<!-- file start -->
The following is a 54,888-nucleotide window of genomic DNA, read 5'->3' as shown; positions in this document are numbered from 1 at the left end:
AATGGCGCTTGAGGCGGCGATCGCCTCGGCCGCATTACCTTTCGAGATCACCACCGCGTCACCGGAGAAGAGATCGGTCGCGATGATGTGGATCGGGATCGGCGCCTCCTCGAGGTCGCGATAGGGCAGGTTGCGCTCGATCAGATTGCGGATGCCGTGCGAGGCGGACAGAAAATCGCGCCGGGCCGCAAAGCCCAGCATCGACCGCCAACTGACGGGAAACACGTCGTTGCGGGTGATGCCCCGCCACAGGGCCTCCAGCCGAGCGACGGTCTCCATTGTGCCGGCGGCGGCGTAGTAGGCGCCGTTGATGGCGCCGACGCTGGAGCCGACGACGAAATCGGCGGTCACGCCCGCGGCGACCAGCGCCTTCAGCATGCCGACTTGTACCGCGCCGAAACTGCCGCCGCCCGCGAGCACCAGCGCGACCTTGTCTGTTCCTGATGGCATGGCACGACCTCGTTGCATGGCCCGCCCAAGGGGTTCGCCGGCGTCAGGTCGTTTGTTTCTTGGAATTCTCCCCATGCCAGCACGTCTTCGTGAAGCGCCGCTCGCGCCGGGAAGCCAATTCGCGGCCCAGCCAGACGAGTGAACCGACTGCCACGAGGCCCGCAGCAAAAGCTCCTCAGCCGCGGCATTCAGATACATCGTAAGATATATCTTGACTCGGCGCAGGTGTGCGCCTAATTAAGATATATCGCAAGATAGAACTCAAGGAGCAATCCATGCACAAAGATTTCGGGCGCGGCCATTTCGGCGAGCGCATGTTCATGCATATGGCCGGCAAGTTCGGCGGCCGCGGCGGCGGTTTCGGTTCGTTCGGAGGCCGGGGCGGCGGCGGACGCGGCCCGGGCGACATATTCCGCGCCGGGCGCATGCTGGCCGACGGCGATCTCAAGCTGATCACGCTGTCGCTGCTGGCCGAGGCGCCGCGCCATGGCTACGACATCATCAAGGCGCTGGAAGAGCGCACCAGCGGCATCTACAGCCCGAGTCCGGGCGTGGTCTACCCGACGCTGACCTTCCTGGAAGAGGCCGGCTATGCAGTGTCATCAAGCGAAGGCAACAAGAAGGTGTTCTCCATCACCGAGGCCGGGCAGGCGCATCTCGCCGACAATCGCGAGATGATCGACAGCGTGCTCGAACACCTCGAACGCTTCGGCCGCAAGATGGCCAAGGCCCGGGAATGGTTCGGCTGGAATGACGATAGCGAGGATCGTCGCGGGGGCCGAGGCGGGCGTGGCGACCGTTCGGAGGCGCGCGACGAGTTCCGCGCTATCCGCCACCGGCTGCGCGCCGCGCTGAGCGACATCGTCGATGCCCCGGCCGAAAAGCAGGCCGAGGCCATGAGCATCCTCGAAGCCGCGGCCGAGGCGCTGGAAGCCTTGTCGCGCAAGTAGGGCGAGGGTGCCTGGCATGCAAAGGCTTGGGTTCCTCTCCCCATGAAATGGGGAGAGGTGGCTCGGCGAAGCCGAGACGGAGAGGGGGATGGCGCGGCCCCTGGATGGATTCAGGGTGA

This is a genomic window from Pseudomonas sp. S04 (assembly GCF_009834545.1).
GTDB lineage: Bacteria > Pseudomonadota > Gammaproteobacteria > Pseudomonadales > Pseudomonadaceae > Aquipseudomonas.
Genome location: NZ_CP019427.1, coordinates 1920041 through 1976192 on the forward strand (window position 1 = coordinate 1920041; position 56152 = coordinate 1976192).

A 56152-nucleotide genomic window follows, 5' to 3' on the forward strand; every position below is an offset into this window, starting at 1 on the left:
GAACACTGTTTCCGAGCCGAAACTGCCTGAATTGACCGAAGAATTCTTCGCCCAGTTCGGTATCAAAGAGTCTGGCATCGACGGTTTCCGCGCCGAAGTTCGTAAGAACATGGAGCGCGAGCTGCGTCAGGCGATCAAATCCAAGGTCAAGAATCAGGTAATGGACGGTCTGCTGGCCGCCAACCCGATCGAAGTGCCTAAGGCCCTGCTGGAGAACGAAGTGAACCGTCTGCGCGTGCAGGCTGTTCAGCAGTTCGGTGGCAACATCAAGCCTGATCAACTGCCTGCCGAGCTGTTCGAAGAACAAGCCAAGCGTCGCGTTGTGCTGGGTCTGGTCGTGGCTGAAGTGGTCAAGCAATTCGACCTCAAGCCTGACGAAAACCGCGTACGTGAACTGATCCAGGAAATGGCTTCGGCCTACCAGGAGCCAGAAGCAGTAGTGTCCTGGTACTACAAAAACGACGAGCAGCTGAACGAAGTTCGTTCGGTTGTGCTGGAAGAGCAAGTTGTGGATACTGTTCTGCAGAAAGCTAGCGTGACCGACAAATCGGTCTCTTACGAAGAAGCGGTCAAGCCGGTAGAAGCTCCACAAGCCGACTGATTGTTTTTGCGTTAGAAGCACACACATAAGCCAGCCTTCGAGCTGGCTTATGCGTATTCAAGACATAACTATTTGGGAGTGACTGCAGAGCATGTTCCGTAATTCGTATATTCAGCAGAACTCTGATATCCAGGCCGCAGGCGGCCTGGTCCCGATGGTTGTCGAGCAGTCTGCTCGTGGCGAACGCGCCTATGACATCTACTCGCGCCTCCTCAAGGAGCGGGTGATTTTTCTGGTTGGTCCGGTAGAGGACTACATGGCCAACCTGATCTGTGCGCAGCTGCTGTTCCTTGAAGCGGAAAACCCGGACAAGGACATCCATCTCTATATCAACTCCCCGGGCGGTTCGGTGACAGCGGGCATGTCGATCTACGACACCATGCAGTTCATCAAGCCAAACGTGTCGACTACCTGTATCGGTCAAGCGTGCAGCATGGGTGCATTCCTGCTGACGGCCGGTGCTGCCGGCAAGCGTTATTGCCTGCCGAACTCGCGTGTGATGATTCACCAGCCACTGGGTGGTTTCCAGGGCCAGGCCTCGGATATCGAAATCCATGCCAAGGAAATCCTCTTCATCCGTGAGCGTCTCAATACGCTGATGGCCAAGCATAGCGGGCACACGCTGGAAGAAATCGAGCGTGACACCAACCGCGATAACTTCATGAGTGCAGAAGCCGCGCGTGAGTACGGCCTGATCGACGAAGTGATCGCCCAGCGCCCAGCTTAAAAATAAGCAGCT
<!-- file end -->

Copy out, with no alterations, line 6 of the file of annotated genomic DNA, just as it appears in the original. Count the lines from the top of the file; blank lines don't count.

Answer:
A 56152-nucleotide genomic window follows, 5' to 3' on the forward strand; every position below is an offset into this window, starting at 1 on the left: